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Can't seem to find what you're looking for? Have a look at the broadest frequently asked questions below, or try using the table of contents on the right of this page if your query concerns one of those corresponding categories.

What is the role of the lead teacher?

The New Perspectives: Japan (NP:J) lead teacher serves as the liaison between Laurasian Institution and his or her student participants. In most cases, all communication and correspondence to students will be distributed through the lead teacher. The lead teacher is the school group’s NP:J representative.

The preparation that the lead teacher and additional chaperone(s) engage students in before departing will make the chaperone role less demanding when the group is in Japan. Preparing students to behave responsibly and display cultural sensitivity will be an important process to begin long before leaving for Japan. During the homestay portion of the study tour, lead teachers, chaperones, and students will each stay with a Japanese family and attend the same Japanese middle or high school. In most cases, participants will travel to school with a member of their host family. In addition to preparing students for cultural interactions, the lead teacher will also work with students to customize “study days” that correlate the destinations in Japan to the group’s chosen study theme.

Can graduated seniors or college students participate?

Students who have graduated from the 12th grade at the time of the NP:J trip in addition to college freshmen are welcome to participate. In the past, NP:J has had one or two college student participants join their alma mater high school group. Scholarship funding is restricted to middle and high school students, so any current college students who wish to apply would need to be able to pay the full program fee.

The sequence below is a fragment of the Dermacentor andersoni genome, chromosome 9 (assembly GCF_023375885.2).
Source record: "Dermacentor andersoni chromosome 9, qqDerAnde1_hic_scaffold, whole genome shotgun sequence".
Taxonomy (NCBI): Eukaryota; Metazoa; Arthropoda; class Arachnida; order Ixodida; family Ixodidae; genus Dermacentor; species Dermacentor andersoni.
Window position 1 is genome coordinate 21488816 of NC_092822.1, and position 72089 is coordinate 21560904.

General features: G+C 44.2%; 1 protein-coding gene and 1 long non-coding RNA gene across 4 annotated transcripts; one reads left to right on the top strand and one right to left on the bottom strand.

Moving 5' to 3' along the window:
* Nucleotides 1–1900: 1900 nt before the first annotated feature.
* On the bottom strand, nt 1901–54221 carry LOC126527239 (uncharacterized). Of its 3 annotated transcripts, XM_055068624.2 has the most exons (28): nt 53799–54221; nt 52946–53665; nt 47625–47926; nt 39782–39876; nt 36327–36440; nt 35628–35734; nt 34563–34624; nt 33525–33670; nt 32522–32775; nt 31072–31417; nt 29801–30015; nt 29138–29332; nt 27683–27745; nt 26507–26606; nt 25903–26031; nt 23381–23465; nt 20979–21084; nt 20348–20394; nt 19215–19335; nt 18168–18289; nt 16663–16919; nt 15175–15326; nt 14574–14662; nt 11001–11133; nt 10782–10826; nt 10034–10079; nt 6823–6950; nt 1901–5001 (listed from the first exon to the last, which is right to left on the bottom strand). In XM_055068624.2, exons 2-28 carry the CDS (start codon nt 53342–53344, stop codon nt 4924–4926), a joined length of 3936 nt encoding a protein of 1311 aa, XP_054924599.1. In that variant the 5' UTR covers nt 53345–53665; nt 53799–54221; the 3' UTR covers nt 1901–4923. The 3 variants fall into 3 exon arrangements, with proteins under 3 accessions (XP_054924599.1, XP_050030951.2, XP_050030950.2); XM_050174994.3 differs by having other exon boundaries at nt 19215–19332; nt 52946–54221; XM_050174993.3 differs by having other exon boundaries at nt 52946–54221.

Who needs to get a visa?

U.S., Canadian, and Mexican citizens are not required to have a visa for a short-term visit to Japan. Citizens of other countries should check with the nearest Japanese consulate. The process for obtaining a passport (and visa, if required) should begin as soon as the school group is notified of acceptance to the NP:J program.

Where is the homestay?

Homestay locations can range from as far north as Hokkaido or as far south as Okinawa. Sometimes, lead teachers request to be hosted by a particular school or in a particular town on their application. This could be because there is a sister-school relationship between the Japanese school and the American school. It could also be because the teacher has strong ties to the area; it may be their hometown, or they may have lived there for some time.

What do students do during the homestay?

During the homestay portion of the tour, students stay with a Japanese family and attend a Japanese school. Students will participate in daily family activities, sit in on classes, and often participate in uniquely-Japanese cultural activities like tea ceremony, kendo, or ikebana.

Can a teacher opt out of the homestay?